While you can probably do most of your editing in Lightroom, there are some things you just can’t do in Lightroom. Probably the biggest reason many people shift into Photoshop while editing in Lightroom is to correct or erase objects. Content Aware Fill gives you a lot more control and better results for removing complex objects. And since most photographers get Photoshop with their Adobe Lightroom subscription, why not jump over and use a few tools? We’re teaching some Photoshop techniques on workshops like using Content Aware Fill…you don’t have to master Photoshop to use a few simple tools. Workshop participants love it!
Here is another useful filter in Photoshop, and Lightroom does not offer it; the Shake Reduction Filter. Just like the name implies, this filter can help salvage some images that are blurry due to camera shake (i.e. you weren’t using a fast enough shutter speed for your shot). To find this filter, in the menu go to Filter-Sharpen-Shake Reduction. Here is the good news. The default settings work great on many images. This filter isn’t sharpening the image, but more like rebuilding the pixels to be sharp.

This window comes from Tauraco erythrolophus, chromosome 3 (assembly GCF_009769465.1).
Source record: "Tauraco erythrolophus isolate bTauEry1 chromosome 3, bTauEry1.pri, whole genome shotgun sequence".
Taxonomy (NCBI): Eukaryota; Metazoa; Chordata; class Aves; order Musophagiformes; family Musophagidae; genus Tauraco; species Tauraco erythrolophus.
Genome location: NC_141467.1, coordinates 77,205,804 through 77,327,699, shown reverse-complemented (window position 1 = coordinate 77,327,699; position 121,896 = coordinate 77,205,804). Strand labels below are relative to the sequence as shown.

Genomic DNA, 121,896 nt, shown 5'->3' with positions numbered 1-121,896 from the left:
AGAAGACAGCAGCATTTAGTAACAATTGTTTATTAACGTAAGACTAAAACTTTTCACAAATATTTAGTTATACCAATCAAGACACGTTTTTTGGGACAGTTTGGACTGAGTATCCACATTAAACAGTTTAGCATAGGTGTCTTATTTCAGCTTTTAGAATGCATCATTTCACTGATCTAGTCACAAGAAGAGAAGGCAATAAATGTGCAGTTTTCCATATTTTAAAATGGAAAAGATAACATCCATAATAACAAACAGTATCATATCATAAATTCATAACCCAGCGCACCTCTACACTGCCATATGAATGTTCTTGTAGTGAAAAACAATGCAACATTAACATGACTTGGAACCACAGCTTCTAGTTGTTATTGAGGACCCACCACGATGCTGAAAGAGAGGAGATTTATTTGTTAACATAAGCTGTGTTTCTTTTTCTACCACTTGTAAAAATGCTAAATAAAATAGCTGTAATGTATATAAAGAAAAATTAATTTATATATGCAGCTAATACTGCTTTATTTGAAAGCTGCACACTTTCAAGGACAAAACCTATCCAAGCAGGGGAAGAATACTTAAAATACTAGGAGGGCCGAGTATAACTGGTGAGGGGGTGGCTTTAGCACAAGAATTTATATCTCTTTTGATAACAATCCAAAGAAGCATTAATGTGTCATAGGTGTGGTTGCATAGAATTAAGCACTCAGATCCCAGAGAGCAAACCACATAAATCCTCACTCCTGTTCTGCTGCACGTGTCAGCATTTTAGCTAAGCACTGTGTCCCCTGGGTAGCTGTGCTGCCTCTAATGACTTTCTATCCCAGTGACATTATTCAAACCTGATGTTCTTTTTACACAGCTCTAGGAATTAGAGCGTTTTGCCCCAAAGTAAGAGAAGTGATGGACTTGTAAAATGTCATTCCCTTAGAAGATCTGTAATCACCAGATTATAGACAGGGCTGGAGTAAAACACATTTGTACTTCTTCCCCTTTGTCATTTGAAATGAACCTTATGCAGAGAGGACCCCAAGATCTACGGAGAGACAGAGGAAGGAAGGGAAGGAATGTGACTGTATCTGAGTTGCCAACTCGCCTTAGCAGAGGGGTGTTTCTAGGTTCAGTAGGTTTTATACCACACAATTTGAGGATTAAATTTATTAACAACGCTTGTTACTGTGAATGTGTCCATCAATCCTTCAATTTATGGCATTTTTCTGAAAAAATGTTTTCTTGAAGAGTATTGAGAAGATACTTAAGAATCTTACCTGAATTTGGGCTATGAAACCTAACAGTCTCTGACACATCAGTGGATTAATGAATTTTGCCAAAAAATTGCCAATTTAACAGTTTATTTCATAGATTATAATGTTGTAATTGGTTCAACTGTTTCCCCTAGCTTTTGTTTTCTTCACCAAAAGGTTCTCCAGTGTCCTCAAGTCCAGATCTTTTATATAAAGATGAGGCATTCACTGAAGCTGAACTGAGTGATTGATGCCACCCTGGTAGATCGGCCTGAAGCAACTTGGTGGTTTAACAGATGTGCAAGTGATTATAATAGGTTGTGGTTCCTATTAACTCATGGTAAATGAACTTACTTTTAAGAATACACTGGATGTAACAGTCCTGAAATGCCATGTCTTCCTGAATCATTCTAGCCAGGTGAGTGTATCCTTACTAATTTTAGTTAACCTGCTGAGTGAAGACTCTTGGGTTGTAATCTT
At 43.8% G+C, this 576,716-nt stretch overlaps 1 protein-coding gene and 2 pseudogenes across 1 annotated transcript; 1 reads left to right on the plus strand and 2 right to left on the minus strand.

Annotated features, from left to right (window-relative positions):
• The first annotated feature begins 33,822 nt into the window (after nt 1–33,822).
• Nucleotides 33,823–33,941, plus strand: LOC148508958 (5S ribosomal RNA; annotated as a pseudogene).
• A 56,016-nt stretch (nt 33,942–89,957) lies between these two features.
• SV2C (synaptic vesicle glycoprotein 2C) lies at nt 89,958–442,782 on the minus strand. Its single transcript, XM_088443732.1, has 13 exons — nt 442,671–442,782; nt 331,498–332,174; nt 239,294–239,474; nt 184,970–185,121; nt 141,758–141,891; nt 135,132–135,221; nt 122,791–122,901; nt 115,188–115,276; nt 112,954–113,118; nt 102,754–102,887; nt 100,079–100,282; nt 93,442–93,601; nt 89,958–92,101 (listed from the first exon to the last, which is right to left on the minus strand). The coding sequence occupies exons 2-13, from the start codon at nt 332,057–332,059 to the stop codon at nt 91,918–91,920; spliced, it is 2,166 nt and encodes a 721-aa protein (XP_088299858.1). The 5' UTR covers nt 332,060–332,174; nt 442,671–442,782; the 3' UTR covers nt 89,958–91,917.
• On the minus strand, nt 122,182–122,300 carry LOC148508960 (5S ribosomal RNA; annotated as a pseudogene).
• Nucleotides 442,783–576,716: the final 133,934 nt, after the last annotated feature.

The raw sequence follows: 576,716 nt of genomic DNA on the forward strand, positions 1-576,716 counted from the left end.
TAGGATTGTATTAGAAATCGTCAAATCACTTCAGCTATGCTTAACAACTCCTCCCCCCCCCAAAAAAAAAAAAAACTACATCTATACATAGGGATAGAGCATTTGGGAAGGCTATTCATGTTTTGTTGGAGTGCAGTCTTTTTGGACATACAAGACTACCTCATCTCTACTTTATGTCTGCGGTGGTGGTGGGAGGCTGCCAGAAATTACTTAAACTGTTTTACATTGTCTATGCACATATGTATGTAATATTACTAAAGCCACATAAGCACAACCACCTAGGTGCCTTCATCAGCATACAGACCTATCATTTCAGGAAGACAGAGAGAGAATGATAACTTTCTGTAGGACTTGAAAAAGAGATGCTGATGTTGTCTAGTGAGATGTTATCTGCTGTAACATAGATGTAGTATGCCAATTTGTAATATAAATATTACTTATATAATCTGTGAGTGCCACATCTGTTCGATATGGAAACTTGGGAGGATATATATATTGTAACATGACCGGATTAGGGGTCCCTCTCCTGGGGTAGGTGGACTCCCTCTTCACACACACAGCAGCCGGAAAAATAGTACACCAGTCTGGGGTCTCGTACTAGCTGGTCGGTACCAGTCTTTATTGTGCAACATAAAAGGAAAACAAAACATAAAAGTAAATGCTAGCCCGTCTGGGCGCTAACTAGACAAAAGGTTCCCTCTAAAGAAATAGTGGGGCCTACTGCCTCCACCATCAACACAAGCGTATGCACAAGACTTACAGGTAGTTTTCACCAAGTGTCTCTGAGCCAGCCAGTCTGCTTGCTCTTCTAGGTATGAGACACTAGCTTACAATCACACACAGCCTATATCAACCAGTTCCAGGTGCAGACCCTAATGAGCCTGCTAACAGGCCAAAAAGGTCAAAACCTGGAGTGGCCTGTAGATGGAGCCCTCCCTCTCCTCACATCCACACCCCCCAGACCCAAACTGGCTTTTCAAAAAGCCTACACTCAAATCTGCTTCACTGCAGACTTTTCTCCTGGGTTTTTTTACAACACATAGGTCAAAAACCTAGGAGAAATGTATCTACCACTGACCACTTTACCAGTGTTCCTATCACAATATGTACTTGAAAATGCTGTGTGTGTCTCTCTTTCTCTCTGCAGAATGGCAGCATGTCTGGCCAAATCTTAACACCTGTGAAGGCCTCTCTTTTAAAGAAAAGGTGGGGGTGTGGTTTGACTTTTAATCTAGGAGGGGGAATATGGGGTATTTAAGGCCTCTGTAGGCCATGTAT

A powerful part of this filter is the loupe view on the right side. This view allows you to see the effect at 100% or larger. But what is really important in the loupe view is the small circle icon called the Enhance At Loupe Location. This icon appears when you click inside the loupe and move the image to the blurry area. Once you have found where you want to fix the shake, for example a bird’s head in flight, click on the Enhance filter and it will reconstruct the image. You might be shocked…this filter can really fix slightly blurry images that sharpening couldn’t help. There are three sliders above the loupe. The Blur Trace Bounds slider will increase the effect if you drag it to the right, or soften the effect if you drag it left. Next the smoothing slider reduces noise, which also softens the image. If you don’t have a lot of noise, then you don’t need to set this filter to a high value…hold onto the detail in your image. And last the Artifact Suppression slider reduces what the filter creates when trying to sharpen your image. Some images might look pretty bad after you use the filter. Try adjusting the Artifact Suppression Filter to reduce the pixelated look.
The Shake Reduction Filter is especially effective when using long lenses and panning. I just got done editing hundreds of birds in flight from my Costa Rica scouting trip (we just posted it!), and some were blurry because I wasn’t shooting fast enough. I was amazed at how this filter saved the day! This filter is a powerful tool in my workflow, and works great with wildlife and sports images. It also works great with static scenes using slow shutter speeds. Give it a try!